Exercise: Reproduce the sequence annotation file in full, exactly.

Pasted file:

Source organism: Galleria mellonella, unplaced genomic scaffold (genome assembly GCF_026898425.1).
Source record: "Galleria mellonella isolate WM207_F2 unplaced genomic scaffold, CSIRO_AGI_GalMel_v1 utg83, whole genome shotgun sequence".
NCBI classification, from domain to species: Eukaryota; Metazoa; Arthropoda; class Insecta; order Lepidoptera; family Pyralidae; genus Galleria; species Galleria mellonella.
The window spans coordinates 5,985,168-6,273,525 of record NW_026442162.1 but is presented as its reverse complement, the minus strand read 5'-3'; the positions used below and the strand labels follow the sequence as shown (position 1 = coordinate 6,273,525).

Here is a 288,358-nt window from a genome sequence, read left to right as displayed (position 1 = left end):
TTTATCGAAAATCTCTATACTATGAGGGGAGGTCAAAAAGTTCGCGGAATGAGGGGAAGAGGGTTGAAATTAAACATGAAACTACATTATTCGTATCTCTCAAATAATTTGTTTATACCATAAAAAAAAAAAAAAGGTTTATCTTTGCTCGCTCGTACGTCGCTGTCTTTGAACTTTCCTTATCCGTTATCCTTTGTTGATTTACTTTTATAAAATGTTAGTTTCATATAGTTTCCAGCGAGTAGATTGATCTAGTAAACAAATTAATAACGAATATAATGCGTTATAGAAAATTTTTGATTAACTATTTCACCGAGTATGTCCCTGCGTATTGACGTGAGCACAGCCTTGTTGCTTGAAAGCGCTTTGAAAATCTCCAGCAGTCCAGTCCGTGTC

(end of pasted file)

Source organism: Galleria mellonella, unplaced genomic scaffold (genome assembly GCF_026898425.1).
Source record: "Galleria mellonella isolate WM207_F2 unplaced genomic scaffold, CSIRO_AGI_GalMel_v1 utg83, whole genome shotgun sequence".
NCBI classification, from domain to species: Eukaryota; Metazoa; Arthropoda; class Insecta; order Lepidoptera; family Pyralidae; genus Galleria; species Galleria mellonella.
The window spans coordinates 5,985,168-6,273,525 of record NW_026442162.1 but is presented as its reverse complement, the minus strand read 5'-3'; the positions used below and the strand labels follow the sequence as shown (position 1 = coordinate 6,273,525).

Here is a 288,358-nt window from a genome sequence, read left to right as displayed (position 1 = left end):
TTTATCGAAAATCTCTATACTATGAGGGGAGGTCAAAAAGTTCGCGGAATGAGGGGAAGAGGGTTGAAATTAAACATGAAACTACATTATTCGTATCTCTCAAATAATTTGTTTATACCATAAAAAAAAAAAAAAGGTTTATCTTTGCTCGCTCGTACGTCGCTGTCTTTGAACTTTCCTTATCCGTTATCCTTTGTTGATTTACTTTTATAAAATGTTAGTTTCATATAGTTTCCAGCGAGTAGATTGATCTAGTAAACAAATTAATAACGAATATAATGCGTTATAGAAAATTTTTGATTAACTATTTCACCGAGTATGTCCCTGCGTATTGACGTGAGCACAGCCTTGTTGCTTGAAAGCGCTTTGAAAATCTCCAGCAGTCCAGTCCGTGTC